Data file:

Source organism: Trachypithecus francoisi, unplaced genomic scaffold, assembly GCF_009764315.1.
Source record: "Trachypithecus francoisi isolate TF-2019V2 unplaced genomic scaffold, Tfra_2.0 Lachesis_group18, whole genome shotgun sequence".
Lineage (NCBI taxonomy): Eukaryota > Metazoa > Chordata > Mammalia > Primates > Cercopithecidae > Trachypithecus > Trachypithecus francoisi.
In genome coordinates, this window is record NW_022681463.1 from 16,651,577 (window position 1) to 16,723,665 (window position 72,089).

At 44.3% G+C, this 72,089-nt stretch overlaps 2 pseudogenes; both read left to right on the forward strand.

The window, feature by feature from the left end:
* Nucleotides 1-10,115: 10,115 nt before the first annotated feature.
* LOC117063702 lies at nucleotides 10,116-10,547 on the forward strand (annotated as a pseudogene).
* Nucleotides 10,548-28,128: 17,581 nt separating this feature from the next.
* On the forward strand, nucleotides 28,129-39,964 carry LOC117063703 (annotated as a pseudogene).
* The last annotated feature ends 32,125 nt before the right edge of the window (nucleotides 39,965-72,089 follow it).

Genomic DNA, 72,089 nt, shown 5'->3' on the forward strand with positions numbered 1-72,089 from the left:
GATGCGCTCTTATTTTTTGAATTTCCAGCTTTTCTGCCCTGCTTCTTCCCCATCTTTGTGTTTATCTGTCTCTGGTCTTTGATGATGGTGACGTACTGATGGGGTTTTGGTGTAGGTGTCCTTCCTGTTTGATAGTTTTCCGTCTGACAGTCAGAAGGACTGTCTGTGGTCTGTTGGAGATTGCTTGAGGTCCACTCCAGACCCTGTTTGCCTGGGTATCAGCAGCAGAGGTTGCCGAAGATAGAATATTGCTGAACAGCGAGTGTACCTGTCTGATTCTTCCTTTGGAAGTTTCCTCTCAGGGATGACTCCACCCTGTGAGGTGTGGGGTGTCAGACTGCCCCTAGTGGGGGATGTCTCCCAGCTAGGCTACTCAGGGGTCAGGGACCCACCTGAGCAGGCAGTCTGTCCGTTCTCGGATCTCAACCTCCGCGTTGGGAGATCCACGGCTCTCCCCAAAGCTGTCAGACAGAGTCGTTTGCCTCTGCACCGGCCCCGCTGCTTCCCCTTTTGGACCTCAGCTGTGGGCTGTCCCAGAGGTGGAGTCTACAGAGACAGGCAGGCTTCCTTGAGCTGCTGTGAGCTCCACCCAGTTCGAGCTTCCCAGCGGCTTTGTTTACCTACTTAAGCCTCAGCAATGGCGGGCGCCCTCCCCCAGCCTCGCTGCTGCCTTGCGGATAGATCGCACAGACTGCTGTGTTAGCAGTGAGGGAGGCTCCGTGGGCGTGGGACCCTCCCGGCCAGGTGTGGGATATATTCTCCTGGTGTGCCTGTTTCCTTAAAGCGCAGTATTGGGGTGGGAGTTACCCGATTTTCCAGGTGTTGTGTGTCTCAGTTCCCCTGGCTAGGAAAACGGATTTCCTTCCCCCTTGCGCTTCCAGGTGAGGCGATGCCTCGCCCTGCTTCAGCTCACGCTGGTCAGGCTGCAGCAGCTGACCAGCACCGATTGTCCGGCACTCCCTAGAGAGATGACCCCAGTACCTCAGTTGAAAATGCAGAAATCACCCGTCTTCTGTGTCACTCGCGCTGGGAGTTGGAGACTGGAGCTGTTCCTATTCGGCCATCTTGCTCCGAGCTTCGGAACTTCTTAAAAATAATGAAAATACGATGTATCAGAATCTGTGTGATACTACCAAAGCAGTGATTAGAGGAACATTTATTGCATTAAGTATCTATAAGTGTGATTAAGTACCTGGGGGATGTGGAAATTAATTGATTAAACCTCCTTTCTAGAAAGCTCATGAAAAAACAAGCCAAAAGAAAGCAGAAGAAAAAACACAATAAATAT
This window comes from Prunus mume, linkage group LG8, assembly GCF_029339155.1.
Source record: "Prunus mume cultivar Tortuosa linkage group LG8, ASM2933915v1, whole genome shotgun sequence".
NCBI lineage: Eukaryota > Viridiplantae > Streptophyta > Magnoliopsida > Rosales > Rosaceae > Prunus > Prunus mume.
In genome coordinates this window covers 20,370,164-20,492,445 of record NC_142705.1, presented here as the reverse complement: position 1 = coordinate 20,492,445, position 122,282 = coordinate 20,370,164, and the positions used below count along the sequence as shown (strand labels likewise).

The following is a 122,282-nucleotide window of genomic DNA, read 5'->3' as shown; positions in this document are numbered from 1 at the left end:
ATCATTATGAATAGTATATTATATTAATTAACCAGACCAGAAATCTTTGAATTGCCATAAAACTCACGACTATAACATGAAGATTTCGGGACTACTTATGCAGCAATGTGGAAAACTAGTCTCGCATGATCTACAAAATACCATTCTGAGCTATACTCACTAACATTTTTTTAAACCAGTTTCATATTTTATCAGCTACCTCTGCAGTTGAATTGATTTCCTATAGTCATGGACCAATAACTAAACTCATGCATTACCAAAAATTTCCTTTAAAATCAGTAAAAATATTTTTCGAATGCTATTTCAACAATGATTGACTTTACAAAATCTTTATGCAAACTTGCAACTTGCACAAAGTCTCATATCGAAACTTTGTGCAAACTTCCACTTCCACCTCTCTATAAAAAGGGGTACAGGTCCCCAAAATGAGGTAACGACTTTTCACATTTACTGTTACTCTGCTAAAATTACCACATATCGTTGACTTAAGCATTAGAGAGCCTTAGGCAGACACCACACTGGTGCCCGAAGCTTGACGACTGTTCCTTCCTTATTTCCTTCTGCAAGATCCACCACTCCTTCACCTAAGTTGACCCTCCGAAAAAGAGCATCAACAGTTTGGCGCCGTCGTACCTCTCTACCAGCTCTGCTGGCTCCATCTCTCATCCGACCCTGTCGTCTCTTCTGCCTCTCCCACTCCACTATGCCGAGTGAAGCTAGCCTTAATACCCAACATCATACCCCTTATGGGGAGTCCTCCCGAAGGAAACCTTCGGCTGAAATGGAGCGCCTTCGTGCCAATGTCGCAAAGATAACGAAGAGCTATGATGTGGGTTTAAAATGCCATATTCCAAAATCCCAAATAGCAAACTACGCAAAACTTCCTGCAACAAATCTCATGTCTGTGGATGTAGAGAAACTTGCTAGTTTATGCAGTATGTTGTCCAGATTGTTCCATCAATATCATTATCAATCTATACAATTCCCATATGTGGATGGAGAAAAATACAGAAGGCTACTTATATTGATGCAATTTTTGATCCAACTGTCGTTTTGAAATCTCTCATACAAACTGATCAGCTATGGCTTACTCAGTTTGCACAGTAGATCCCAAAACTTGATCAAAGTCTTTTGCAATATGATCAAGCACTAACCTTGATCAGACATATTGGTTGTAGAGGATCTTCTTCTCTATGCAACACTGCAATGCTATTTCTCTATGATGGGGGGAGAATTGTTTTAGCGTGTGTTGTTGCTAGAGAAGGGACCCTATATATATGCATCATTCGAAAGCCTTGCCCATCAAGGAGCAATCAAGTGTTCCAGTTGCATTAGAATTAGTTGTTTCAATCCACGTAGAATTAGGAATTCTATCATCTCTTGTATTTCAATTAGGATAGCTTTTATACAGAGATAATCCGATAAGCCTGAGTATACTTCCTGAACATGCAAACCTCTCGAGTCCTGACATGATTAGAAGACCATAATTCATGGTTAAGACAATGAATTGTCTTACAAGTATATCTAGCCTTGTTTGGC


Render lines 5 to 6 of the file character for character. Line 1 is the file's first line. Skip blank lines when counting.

At 44.3% G+C, this 72,089-nt stretch overlaps 2 pseudogenes; both read left to right on the forward strand.

The window, feature by feature from the left end: